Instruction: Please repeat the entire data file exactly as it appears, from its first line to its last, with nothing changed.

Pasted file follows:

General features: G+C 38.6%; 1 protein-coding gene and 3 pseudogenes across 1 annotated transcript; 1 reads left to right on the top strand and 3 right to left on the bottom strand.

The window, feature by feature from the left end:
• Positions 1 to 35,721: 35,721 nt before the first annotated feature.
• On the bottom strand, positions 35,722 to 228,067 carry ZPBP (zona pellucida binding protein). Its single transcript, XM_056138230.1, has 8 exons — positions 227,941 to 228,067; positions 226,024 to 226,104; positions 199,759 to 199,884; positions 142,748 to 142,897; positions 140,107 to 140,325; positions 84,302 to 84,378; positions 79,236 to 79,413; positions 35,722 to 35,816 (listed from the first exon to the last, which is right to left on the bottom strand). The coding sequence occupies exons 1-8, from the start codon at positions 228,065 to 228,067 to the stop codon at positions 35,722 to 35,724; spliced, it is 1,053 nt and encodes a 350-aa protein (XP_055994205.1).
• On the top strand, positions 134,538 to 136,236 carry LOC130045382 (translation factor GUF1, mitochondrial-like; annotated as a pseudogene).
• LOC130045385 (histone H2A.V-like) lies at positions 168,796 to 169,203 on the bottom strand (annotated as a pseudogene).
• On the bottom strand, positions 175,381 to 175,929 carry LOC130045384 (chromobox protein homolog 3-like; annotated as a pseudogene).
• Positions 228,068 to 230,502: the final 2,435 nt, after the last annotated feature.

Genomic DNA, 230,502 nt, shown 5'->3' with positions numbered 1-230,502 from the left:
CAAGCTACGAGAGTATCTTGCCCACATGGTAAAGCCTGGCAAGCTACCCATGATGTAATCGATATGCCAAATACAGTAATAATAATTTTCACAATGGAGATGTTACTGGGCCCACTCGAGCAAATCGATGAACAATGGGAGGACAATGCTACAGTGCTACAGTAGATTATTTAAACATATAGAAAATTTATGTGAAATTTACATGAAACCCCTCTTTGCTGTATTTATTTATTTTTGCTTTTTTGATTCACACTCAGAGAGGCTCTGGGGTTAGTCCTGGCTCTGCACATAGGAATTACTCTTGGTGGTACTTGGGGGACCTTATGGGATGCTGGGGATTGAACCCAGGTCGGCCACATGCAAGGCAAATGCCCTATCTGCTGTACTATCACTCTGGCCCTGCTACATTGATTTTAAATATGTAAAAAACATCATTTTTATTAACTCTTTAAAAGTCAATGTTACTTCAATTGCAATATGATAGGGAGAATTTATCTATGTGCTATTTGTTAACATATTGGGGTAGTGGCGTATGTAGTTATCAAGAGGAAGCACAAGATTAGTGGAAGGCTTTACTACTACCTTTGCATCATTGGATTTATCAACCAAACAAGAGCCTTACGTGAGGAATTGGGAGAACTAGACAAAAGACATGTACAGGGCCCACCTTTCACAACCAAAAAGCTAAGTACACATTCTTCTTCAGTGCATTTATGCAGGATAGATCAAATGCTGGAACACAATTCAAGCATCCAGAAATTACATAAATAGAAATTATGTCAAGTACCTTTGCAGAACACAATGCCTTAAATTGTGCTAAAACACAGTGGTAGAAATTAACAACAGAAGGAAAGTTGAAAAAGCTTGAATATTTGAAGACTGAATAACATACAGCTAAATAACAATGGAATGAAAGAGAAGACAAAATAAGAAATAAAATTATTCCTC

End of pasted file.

General features: G+C 38.6%; 1 protein-coding gene and 3 pseudogenes across 1 annotated transcript; 1 reads left to right on the top strand and 3 right to left on the bottom strand.

The window, feature by feature from the left end:
• Positions 1 to 35,721: 35,721 nt before the first annotated feature.
• On the bottom strand, positions 35,722 to 228,067 carry ZPBP (zona pellucida binding protein). Its single transcript, XM_056138230.1, has 8 exons — positions 227,941 to 228,067; positions 226,024 to 226,104; positions 199,759 to 199,884; positions 142,748 to 142,897; positions 140,107 to 140,325; positions 84,302 to 84,378; positions 79,236 to 79,413; positions 35,722 to 35,816 (listed from the first exon to the last, which is right to left on the bottom strand). The coding sequence occupies exons 1-8, from the start codon at positions 228,065 to 228,067 to the stop codon at positions 35,722 to 35,724; spliced, it is 1,053 nt and encodes a 350-aa protein (XP_055994205.1).
• On the top strand, positions 134,538 to 136,236 carry LOC130045382 (translation factor GUF1, mitochondrial-like; annotated as a pseudogene).
• LOC130045385 (histone H2A.V-like) lies at positions 168,796 to 169,203 on the bottom strand (annotated as a pseudogene).
• On the bottom strand, positions 175,381 to 175,929 carry LOC130045384 (chromobox protein homolog 3-like; annotated as a pseudogene).
• Positions 228,068 to 230,502: the final 2,435 nt, after the last annotated feature.

Genomic DNA, 230,502 nt, shown 5'->3' with positions numbered 1-230,502 from the left:
CAAGCTACGAGAGTATCTTGCCCACATGGTAAAGCCTGGCAAGCTACCCATGATGTAATCGATATGCCAAATACAGTAATAATAATTTTCACAATGGAGATGTTACTGGGCCCACTCGAGCAAATCGATGAACAATGGGAGGACAATGCTACAGTGCTACAGTAGATTATTTAAACATATAGAAAATTTATGTGAAATTTACATGAAACCCCTCTTTGCTGTATTTATTTATTTTTGCTTTTTTGATTCACACTCAGAGAGGCTCTGGGGTTAGTCCTGGCTCTGCACATAGGAATTACTCTTGGTGGTACTTGGGGGACCTTATGGGATGCTGGGGATTGAACCCAGGTCGGCCACATGCAAGGCAAATGCCCTATCTGCTGTACTATCACTCTGGCCCTGCTACATTGATTTTAAATATGTAAAAAACATCATTTTTATTAACTCTTTAAAAGTCAATGTTACTTCAATTGCAATATGATAGGGAGAATTTATCTATGTGCTATTTGTTAACATATTGGGGTAGTGGCGTATGTAGTTATCAAGAGGAAGCACAAGATTAGTGGAAGGCTTTACTACTACCTTTGCATCATTGGATTTATCAACCAAACAAGAGCCTTACGTGAGGAATTGGGAGAACTAGACAAAAGACATGTACAGGGCCCACCTTTCACAACCAAAAAGCTAAGTACACATTCTTCTTCAGTGCATTTATGCAGGATAGATCAAATGCTGGAACACAATTCAAGCATCCAGAAATTACATAAATAGAAATTATGTCAAGTACCTTTGCAGAACACAATGCCTTAAATTGTGCTAAAACACAGTGGTAGAAATTAACAACAGAAGGAAAGTTGAAAAAGCTTGAATATTTGAAGACTGAATAACATACAGCTAAATAACAATGGAATGAAAGAGAAGACAAAATAAGAAATAAAATTATTCCTC